- In the first 12-week period, teachers attended a basic nutrition training course (one two-hour meeting per week)
- In the second 12-week period, teachers participated in additional training sessions (one two-hour meeting per week) emphasizing nutrition teaching aids
- In the third 12-week period, teachers provided nutrition education to students by integrating the nutrition concepts into all school curricula.
The nutritionist-delivered intervention consisted of three periods:
- During the first two 12-week periods, nutritionists taught nutrition classes to students (one two-hour class per week).
- During the third 12-week period, no classes or activities took place.
The final sample included 471 fourth grade school children (10 years). There were no significant differences in dietary intake between the intervention groups in period 1 (weeks 0 to 12) and period 2 (weeks 12 to 24), or between period 1 (weeks 0 to 12) and period 3 (weeks 24 to 36). Between period 2 and period 3, in both intervention groups, the number of subjects consuming ≥2 portions per day of fruits and vegetables increased and the number consuming ≥2 portions per day of chips and sugar-sweetened beverages decreased. Also, the number of subjects consuming ≥2 portions per day of legumes increased in the Teacher group, but decreased in the Nutritionist group. However, for all food categories changes in dietary intake were significantly greater in the Teacher group compared to the Nutritionist group (P<0.0001).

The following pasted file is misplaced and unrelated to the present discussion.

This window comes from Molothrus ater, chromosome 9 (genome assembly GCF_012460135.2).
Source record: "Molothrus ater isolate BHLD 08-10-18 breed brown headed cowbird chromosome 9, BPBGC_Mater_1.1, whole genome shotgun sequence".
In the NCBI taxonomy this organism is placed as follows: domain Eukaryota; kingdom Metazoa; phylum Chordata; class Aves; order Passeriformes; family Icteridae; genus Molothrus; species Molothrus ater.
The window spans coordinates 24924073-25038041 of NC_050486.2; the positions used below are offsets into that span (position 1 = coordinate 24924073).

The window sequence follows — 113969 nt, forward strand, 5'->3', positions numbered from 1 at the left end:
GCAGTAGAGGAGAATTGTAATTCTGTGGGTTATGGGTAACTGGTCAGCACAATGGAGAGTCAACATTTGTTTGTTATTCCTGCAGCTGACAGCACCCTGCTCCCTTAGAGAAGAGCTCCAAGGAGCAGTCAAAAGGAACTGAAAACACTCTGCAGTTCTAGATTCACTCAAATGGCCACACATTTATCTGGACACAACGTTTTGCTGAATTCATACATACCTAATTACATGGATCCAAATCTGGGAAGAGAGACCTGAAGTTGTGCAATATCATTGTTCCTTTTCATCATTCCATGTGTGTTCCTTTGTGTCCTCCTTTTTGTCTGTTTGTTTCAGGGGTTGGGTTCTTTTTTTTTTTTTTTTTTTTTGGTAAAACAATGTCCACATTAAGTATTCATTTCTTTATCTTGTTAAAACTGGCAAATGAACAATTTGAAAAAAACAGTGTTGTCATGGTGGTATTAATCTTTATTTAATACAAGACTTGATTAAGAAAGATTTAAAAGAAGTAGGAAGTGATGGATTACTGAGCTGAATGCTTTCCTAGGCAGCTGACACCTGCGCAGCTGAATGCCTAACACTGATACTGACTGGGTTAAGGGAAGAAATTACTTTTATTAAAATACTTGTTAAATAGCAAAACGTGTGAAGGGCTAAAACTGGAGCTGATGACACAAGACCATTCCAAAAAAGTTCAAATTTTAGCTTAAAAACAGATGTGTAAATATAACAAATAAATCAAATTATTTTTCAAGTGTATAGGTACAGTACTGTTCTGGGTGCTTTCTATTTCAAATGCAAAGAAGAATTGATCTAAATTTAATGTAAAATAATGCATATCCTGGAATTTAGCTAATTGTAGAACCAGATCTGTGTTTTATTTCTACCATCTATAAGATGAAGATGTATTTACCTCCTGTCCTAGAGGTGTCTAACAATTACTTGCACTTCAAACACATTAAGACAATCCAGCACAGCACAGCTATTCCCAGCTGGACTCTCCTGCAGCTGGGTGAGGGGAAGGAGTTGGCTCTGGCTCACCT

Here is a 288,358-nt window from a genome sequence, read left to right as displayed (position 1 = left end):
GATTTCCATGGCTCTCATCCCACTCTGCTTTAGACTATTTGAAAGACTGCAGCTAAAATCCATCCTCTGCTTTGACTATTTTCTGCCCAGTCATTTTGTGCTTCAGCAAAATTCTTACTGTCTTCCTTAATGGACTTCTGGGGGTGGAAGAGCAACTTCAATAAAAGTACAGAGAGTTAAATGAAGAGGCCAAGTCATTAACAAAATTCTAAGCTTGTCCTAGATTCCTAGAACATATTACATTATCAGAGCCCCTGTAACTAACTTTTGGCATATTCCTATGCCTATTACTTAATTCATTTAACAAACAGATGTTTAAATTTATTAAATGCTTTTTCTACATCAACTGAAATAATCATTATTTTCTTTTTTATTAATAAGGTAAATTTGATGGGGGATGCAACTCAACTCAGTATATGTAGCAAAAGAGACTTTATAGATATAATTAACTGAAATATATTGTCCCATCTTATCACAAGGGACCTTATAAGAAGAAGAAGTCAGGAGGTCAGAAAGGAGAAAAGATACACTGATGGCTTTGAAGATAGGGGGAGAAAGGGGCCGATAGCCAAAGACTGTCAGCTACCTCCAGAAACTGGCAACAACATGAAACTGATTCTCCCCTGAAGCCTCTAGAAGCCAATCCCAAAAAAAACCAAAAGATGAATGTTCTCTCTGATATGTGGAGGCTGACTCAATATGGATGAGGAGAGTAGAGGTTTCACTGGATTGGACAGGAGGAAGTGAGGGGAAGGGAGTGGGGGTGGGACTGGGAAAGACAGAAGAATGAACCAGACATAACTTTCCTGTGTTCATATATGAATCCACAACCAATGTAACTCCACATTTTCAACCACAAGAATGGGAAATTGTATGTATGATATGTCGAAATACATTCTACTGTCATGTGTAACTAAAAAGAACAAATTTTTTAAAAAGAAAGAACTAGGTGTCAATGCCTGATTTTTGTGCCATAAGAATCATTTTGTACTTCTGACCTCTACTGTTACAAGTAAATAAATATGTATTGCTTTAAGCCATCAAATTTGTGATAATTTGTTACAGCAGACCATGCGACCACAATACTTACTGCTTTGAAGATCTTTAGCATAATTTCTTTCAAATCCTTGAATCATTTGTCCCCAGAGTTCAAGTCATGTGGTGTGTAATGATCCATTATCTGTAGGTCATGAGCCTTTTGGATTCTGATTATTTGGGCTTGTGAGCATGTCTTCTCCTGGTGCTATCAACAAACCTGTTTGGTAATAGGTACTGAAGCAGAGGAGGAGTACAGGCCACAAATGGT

This study had several limitations to consider. Children in each intervention group received different levels of education duration across the three periods, with the children in the Nutritionist group receiving the nutrition education during periods 1 and 2 (24 weeks), while children in the Teacher group only received nutrition education during period 3 (12 weeks). In addition, during periods 1 and 2, children in the Nutritionist group received the nutrition education once a week for two hours, while children in the Teacher group had the nutrition education integrated into all classroom curriculum over the third period. Therefore, in addition to the type of educator, the timing, dose, and format of nutrition education differed between the groups. These differences limit the conclusions that can be drawn from the results of this study.